Democratic Republic of Congo
HIV/AIDS Assets and Strategic Focus
CDC has had a long-standing partnership with the Democratic Republic of Congo (DRC) Ministry of Health (MOH) since 2002. DRC is one of the U.S. President's Emergency Plan for AIDS Relief’s (PEPFAR) 16 long-term strategy countries. Current HIV/AIDS activities are focused in the three most populated provinces of DRC: Kinshasa, Katanga, and Orientale. The CDC-DRC office focuses on providing support to policy development in key technical areas, preventing mother-to-child transmission of HIV (PMTCT), preventing HIV among key populations, and providing care and treatment services. Additional priorities include supporting sexual and gender-based violence services, strengthening HIV laboratory and related diagnostic services, establishing and strengthening surveillance and electronic reporting systems, and developing human resources for health through the field epidemiology and laboratory training program.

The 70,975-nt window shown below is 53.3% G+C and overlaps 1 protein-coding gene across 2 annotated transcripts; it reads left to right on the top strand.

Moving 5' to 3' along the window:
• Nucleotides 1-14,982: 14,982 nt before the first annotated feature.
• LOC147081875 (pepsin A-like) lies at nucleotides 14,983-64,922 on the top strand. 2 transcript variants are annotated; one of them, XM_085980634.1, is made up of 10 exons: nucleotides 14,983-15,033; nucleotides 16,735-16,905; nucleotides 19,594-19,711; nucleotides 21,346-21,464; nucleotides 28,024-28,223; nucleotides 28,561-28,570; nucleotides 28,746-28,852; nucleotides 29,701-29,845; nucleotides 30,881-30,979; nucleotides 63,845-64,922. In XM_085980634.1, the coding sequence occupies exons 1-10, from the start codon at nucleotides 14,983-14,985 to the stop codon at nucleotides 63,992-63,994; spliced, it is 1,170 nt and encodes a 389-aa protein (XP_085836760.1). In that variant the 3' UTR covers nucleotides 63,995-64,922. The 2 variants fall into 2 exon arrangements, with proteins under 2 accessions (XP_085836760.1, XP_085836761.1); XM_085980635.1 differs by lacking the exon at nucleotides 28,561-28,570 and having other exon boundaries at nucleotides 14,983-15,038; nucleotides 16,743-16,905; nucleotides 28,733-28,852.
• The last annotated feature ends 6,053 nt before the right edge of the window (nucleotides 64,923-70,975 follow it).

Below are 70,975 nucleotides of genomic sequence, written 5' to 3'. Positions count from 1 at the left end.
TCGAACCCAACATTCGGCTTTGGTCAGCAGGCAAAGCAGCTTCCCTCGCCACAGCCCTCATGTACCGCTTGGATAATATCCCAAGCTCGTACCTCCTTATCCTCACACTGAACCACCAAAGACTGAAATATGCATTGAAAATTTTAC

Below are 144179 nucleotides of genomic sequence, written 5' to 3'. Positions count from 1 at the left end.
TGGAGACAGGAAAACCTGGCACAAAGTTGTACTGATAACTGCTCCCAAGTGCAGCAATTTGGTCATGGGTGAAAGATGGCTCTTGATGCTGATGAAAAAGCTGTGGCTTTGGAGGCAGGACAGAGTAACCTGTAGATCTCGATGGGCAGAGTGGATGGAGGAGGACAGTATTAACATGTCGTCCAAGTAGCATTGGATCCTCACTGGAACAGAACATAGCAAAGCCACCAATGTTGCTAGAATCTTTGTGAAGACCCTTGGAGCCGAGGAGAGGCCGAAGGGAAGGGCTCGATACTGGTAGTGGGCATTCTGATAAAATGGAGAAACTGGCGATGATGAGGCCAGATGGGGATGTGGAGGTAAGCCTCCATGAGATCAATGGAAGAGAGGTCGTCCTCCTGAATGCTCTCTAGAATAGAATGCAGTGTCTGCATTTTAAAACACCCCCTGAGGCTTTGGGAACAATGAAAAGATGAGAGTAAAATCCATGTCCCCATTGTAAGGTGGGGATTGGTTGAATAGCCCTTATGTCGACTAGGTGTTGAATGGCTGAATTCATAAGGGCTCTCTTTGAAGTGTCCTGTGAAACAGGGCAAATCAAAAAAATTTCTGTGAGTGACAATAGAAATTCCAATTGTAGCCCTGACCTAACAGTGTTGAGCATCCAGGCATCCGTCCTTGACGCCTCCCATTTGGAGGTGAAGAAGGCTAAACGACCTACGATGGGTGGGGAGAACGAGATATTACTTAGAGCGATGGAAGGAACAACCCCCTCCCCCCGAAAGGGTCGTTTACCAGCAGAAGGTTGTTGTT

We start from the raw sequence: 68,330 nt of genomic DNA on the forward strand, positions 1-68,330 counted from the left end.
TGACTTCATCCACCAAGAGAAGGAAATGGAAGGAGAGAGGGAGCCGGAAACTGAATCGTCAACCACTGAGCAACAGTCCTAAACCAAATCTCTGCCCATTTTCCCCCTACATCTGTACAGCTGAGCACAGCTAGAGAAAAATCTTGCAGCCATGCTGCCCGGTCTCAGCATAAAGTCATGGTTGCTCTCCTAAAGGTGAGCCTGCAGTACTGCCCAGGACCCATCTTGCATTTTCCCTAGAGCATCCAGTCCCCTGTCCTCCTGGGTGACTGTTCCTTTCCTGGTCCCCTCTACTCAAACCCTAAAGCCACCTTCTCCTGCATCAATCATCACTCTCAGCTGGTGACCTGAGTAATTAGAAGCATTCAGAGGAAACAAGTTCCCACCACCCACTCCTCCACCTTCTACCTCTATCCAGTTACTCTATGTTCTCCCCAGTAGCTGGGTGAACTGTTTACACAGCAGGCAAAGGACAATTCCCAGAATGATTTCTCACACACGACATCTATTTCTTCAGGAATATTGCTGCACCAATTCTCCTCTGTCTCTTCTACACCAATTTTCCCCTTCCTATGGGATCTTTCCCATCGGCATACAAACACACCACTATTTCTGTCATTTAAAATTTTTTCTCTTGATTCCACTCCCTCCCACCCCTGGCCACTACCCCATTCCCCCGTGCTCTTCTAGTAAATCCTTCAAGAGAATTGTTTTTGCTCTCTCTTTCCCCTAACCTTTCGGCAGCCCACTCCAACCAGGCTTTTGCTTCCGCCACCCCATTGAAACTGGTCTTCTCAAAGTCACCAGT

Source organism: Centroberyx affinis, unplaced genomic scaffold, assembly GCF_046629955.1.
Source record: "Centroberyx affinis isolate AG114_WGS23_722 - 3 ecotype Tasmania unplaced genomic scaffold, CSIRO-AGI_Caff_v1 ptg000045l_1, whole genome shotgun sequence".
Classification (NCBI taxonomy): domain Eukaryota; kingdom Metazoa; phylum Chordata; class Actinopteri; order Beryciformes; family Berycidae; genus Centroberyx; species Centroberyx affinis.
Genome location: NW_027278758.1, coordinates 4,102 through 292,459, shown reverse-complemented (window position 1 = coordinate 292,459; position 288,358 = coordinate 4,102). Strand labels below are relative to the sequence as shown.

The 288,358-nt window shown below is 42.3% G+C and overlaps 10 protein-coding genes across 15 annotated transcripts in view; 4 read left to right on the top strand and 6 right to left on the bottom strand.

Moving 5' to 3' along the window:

CDC works directly with the MOH and other governmental entities as a trusted agency with evidence-based technical leadership and assistance to address DRC’s HIV epidemic. CDC provides direct technical and financial assistance to support specific program areas, including PMTCT, pediatric and adult HIV/AIDS care and treatment, HIV laboratory quality assurance, HIV surveillance, and HIV/AIDS data management systems.
Building Comprehensive and Integrated Service Delivery Systems
CDC provides technical leadership in developing comprehensive, evidence-based, family-centered treatment, care, and support services. CDC’s activities align with PEPFAR and the DRC’s National Health Development Plan priorities and goals, which are geared toward sustainable health systems and healthcare services.
Key Activities and Accomplishments
CDC and PEPFAR are major partners in DRC’s national plan for the elimination of mother-to-child transmission of HIV and for antiretroviral therapy scale up.
CDC is the key partner providing technical support for the development of national laboratory systems. This includes developing laboratory quality improvement programs for HIV rapid testing and expanding early infant diagnosis and HIV viral load testing.
CDC has supported the development of DRC’s HIV surveillance systems since 2004 and has been a key partner in the development of the country’s HIV program data electronic reporting systems since 2012.